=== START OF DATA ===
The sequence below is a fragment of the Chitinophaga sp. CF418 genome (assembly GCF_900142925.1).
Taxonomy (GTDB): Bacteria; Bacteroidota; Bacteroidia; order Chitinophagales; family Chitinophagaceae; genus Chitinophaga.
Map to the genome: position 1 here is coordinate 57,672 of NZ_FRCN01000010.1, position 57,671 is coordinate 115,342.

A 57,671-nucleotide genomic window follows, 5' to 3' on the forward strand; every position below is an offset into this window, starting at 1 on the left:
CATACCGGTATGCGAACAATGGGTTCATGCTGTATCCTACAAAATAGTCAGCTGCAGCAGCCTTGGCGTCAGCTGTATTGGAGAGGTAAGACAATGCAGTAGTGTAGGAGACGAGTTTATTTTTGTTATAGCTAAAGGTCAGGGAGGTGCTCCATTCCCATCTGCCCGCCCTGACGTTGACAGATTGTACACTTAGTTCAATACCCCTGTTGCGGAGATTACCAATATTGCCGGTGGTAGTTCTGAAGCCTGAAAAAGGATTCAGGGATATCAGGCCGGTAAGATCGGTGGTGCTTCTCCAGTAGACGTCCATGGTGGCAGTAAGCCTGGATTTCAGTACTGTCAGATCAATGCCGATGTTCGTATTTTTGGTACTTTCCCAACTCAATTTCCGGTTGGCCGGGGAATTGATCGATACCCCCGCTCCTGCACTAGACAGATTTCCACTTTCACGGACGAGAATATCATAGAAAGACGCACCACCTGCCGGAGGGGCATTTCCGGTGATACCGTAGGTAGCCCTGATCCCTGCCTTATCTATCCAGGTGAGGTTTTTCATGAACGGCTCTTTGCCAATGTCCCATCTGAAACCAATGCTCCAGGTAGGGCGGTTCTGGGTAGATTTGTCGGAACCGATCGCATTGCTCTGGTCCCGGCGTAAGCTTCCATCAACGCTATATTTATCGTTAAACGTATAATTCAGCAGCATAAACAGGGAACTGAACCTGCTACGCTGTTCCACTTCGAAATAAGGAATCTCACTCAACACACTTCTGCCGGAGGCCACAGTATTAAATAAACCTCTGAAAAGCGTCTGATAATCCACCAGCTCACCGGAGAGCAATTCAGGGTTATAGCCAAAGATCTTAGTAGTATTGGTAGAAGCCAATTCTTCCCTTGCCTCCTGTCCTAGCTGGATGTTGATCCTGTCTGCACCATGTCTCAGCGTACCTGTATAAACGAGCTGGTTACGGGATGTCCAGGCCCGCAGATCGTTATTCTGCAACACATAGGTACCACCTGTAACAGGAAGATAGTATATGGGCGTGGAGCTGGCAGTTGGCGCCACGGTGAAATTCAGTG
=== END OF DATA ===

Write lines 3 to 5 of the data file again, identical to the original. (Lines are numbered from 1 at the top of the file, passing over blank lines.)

Map to the genome: position 1 here is coordinate 57,672 of NZ_FRCN01000010.1, position 57,671 is coordinate 115,342.

A 57,671-nucleotide genomic window follows, 5' to 3' on the forward strand; every position below is an offset into this window, starting at 1 on the left:
CATACCGGTATGCGAACAATGGGTTCATGCTGTATCCTACAAAATAGTCAGCTGCAGCAGCCTTGGCGTCAGCTGTATTGGAGAGGTAAGACAATGCAGTAGTGTAGGAGACGAGTTTATTTTTGTTATAGCTAAAGGTCAGGGAGGTGCTCCATTCCCATCTGCCCGCCCTGACGTTGACAGATTGTACACTTAGTTCAATACCCCTGTTGCGGAGATTACCAATATTGCCGGTGGTAGTTCTGAAGCCTGAAAAAGGATTCAGGGATATCAGGCCGGTAAGATCGGTGGTGCTTCTCCAGTAGACGTCCATGGTGGCAGTAAGCCTGGATTTCAGTACTGTCAGATCAATGCCGATGTTCGTATTTTTGGTACTTTCCCAACTCAATTTCCGGTTGGCCGGGGAATTGATCGATACCCCCGCTCCTGCACTAGACAGATTTCCACTTTCACGGACGAGAATATCATAGAAAGACGCACCACCTGCCGGAGGGGCATTTCCGGTGATACCGTAGGTAGCCCTGATCCCTGCCTTATCTATCCAGGTGAGGTTTTTCATGAACGGCTCTTTGCCAATGTCCCATCTGAAACCAATGCTCCAGGTAGGGCGGTTCTGGGTAGATTTGTCGGAACCGATCGCATTGCTCTGGTCCCGGCGTAAGCTTCCATCAACGCTATATTTATCGTTAAACGTATAATTCAGCAGCATAAACAGGGAACTGAACCTGCTACGCTGTTCCACTTCGAAATAAGGAATCTCACTCAACACACTTCTGCCGGAGGCCACAGTATTAAATAAACCTCTGAAAAGCGTCTGATAATCCACCAGCTCACCGGAGAGCAATTCAGGGTTATAGCCAAAGATCTTAGTAGTATTGGTAGAAGCCAATTCTTCCCTTGCCTCCTGTCCTAGCTGGATGTTGATCCTGTCTGCACCATGTCTCAGCGTACCTGTATAAACGAGCTGGTTACGGGATGTCCAGGCCCGCAGATCGTTATTCTGCAACACATAGGTACCACCTGTAACAGGAAGATAGTATATGGGCGTGGAGCTGGCAGTTGGCGCCACGGTGAAATTCAGTG